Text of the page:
Moraxella Catarrhalis Infections

Moraxella catarrhalis causes infections in the ear area and the upper and lower respiratory tract.

First as Micrococcus classified, then as Neisseria and also as Branhamella catarrhalis known of these pathogens is a common cause of otitis media in children, acute and chronic bronchitis in all age groups and an infection of the lower respiratory tract in adults with chronic lung diseases. After nichttypisierbaren Haemophilus influenzae he is the second most common bacterial cause of COPD exacerbation. The M. catarrhalis pneumonia reminiscent of pneumococcal pneumonia. Although bacteremia is rare, half of the patients died within 3 months of intercurrent infections.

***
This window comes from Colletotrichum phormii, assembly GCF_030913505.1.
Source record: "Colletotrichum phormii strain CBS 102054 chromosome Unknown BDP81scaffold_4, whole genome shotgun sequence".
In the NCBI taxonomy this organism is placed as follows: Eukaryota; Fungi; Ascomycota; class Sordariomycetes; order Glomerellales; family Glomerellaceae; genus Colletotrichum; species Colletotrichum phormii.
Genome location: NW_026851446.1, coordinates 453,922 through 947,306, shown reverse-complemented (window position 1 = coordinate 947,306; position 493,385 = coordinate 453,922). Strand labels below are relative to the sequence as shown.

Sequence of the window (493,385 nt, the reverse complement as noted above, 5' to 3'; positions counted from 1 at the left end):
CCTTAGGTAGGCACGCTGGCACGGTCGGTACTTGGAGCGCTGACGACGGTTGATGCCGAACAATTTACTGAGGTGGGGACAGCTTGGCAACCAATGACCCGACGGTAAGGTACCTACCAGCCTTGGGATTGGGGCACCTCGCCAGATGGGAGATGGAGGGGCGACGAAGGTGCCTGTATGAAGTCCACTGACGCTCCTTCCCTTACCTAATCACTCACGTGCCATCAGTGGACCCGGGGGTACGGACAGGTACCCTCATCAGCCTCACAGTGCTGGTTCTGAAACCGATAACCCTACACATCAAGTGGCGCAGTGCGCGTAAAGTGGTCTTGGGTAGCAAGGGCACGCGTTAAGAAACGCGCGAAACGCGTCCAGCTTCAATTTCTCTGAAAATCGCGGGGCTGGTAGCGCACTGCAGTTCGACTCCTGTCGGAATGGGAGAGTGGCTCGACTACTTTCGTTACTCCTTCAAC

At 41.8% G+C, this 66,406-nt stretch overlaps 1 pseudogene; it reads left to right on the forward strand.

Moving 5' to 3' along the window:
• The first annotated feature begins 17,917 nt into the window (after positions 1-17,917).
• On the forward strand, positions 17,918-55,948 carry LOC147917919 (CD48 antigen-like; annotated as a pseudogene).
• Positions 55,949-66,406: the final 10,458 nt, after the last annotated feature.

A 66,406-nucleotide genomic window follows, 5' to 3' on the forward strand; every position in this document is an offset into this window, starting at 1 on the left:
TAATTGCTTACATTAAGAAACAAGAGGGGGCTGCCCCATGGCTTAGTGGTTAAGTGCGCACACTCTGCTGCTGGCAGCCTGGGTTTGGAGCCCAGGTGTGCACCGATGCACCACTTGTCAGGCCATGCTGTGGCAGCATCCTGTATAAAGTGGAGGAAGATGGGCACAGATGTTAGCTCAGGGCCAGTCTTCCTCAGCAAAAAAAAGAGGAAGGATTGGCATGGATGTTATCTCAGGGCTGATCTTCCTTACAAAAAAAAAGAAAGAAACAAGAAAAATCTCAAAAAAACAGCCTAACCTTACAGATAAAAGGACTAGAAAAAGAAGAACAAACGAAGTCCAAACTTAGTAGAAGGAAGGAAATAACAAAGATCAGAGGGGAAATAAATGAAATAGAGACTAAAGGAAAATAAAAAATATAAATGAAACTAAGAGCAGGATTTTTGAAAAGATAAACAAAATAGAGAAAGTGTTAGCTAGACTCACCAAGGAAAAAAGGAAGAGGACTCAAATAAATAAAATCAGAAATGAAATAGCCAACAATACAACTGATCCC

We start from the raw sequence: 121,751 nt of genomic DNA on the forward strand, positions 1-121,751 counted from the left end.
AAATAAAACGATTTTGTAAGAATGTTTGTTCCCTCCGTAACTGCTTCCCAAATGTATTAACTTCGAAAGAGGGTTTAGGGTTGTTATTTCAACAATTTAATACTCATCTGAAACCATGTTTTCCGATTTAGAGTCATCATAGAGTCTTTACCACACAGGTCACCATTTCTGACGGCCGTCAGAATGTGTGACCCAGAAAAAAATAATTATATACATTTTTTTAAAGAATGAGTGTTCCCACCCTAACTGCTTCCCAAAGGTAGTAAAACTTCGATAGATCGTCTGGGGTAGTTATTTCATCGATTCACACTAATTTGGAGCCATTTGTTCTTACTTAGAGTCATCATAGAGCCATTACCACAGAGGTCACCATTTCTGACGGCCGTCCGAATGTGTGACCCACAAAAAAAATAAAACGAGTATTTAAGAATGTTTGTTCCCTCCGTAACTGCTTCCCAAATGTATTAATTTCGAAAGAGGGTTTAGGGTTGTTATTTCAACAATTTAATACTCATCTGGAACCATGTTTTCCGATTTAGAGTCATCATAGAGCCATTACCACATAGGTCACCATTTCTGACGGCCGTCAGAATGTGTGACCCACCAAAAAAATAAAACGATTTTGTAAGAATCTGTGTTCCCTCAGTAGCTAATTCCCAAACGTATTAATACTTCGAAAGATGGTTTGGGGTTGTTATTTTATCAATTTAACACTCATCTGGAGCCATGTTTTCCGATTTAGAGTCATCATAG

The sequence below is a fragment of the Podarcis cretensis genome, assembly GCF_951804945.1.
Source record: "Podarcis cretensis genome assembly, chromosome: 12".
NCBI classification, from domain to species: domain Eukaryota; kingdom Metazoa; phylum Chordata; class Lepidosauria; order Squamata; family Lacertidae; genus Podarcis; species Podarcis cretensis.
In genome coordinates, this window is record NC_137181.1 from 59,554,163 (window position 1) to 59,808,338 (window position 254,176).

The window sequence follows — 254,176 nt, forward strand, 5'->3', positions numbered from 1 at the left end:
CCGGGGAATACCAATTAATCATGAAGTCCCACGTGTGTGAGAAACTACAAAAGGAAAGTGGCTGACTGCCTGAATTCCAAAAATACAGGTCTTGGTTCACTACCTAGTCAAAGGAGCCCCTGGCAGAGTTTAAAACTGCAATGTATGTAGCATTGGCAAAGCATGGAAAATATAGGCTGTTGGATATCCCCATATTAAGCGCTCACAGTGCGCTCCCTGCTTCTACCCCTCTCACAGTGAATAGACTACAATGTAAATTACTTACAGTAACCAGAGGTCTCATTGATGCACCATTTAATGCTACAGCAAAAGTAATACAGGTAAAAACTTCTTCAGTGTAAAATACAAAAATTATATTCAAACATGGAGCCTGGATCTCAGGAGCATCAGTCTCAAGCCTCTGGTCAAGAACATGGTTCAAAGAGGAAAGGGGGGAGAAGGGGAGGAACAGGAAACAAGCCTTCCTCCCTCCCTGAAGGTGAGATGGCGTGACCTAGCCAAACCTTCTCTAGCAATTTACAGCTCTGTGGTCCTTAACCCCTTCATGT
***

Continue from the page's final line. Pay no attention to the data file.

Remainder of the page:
Moraxella catarrhalis causes infections in the ear area and the upper and lower respiratory tract. First as Micrococcus classified, then as Neisseria and also as Branhamella catarrhalis known of these pathogens is a common cause of otitis media in children, acute and chronic bronchitis in all age groups and an infection of the lower respiratory tract in adults with chronic lung diseases. After nichttypisierbaren Haemophilus influenzae he is the second most common bacterial cause of COPD exacerbation. The M. catarrhalis pneumonia reminiscent of pneumococcal pneumonia. Although bacteremia is rare, half of the patients died within 3 months of intercurrent infections. The prevalence of M. catarrhalis colonization is age-dependent. About 1-5% of healthy adults have a colonization of the upper respiratory tract. Nasopharyngeal colonization with M. catarrhalis is often during childhood, can occur frequently and is a risk factor for acute otitis media during the winter months; an early colonization is a risk factor for recurrent otitis media. There are significant regional differences in colonization rates. Among these differences are the living conditions, hygiene, environmental factors (eg. As smoking in the household), genetic characteristics of the population, host factors and other factors may contribute. The pathogen seems to be spreading continuously from the site of colonization to the site of infection in the respiratory tract. There are no pathognomonic signs of a conditional by M. catarrhalis otitis media, chronic sinusitis or pneumonia. For infections of the lower respiratory tract, patients suffer from worse cough, purulent sputum formation and pronounced dyspnoea. This gram-negative cocci resemble Neisseria sp., But can be easily distinguished by cultural isolation from infected fluids or tissues by routine biochemistry tests. All strains now produce beta-lactamase. The pathogen is most sensitive to beta-lactam / beta-lactamase inhibitor combinations, sulfamethoxazole, tetracycline, oral cephalosporins with extended spectrum of activity, aminoglycosides, macrolides and fluoroquinolones.

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